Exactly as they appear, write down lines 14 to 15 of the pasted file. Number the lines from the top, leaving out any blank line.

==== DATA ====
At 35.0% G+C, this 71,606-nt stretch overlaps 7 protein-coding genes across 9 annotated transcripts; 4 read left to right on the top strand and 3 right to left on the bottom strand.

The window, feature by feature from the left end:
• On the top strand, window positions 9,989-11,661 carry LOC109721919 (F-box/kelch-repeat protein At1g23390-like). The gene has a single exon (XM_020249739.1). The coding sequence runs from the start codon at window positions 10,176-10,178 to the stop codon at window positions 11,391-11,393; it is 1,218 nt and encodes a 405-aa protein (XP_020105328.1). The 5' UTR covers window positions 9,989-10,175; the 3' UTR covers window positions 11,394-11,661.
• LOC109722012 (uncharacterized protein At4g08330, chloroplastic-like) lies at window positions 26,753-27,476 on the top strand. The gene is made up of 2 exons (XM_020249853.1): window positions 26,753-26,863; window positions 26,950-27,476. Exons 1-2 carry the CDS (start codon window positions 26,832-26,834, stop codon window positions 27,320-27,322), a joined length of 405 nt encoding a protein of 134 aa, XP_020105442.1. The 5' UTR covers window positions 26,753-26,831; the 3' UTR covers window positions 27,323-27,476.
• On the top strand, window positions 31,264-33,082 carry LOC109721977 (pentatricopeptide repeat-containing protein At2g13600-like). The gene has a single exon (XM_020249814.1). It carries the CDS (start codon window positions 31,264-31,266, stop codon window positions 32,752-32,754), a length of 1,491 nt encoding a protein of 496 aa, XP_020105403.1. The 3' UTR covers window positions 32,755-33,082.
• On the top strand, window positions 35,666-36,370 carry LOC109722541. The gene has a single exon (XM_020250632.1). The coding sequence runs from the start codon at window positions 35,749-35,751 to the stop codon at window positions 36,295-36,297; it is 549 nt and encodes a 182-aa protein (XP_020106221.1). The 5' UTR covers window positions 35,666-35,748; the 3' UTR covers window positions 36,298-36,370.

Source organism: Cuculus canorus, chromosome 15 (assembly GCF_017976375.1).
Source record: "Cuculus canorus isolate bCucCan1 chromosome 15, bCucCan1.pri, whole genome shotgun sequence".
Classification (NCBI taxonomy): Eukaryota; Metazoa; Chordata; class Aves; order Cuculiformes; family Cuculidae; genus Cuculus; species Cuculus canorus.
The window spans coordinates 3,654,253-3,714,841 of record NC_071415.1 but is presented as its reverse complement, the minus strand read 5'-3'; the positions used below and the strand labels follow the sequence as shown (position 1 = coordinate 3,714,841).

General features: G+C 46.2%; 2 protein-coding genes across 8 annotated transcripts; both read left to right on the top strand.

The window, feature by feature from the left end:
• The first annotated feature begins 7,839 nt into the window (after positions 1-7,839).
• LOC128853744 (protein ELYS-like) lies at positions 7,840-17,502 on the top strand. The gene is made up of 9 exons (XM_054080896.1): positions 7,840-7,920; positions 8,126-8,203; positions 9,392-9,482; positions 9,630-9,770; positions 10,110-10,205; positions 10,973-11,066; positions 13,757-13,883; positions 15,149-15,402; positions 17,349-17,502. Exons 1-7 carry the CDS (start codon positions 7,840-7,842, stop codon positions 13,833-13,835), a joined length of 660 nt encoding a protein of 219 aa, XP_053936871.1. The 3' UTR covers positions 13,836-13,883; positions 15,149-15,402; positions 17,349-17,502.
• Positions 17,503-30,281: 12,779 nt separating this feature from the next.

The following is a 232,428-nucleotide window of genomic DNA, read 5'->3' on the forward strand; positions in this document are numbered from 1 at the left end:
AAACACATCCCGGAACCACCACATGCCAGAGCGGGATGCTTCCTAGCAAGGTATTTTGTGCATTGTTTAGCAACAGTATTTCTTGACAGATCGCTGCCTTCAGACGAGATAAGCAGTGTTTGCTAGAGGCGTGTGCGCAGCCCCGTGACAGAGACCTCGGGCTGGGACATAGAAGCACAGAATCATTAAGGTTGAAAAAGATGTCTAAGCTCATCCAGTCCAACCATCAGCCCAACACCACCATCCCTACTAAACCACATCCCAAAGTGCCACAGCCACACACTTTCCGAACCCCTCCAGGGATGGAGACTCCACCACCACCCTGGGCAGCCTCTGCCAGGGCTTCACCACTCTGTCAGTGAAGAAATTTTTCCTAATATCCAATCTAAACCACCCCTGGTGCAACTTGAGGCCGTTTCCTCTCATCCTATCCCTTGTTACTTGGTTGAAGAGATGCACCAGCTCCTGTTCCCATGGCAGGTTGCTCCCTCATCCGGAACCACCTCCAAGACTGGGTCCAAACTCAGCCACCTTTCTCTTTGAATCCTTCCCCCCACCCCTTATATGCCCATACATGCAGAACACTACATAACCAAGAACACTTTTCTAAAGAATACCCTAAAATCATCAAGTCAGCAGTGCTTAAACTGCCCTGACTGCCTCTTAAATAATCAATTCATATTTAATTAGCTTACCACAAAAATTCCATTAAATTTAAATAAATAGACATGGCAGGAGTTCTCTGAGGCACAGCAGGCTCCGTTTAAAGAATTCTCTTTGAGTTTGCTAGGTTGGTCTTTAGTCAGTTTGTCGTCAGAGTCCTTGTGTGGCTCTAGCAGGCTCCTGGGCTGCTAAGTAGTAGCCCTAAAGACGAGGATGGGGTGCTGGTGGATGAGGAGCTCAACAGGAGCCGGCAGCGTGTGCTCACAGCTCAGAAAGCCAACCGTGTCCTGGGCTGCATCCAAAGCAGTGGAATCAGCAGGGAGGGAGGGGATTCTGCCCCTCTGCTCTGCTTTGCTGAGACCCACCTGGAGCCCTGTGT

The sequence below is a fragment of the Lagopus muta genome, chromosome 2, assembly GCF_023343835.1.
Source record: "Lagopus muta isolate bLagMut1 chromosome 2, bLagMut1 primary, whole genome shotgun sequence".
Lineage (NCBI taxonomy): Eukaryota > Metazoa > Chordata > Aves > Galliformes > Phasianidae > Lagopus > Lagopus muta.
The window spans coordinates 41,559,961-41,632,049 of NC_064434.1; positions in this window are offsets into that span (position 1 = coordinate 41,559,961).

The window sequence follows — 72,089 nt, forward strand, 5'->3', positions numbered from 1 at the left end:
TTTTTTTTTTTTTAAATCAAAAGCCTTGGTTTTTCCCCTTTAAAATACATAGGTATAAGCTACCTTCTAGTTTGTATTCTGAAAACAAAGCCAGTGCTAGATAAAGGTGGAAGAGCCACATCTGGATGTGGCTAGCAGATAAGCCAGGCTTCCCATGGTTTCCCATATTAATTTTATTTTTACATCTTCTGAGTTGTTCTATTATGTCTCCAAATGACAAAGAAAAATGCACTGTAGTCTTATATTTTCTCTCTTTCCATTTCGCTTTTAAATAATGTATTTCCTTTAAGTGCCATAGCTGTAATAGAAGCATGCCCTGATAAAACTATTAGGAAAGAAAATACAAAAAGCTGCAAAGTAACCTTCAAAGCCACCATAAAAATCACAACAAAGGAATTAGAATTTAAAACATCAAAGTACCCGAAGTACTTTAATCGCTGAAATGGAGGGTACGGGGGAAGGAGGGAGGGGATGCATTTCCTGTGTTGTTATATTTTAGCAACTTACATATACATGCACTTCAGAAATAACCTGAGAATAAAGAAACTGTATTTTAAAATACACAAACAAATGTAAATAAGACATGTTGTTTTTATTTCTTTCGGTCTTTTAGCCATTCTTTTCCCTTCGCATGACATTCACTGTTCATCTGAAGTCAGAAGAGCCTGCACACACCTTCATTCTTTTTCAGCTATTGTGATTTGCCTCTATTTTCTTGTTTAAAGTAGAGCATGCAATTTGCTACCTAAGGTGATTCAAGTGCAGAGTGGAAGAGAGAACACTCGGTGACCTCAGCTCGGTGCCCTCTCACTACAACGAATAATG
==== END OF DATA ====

• LOC128853744 (protein ELYS-like) lies at positions 7,840-17,502 on the top strand. The gene is made up of 9 exons (XM_054080896.1): positions 7,840-7,920; positions 8,126-8,203; positions 9,392-9,482; positions 9,630-9,770; positions 10,110-10,205; positions 10,973-11,066; positions 13,757-13,883; positions 15,149-15,402; positions 17,349-17,502. Exons 1-7 carry the CDS (start codon positions 7,840-7,842, stop codon positions 13,833-13,835), a joined length of 660 nt encoding a protein of 219 aa, XP_053936871.1. The 3' UTR covers positions 13,836-13,883; positions 15,149-15,402; positions 17,349-17,502.
• Positions 17,503-30,281: 12,779 nt separating this feature from the next.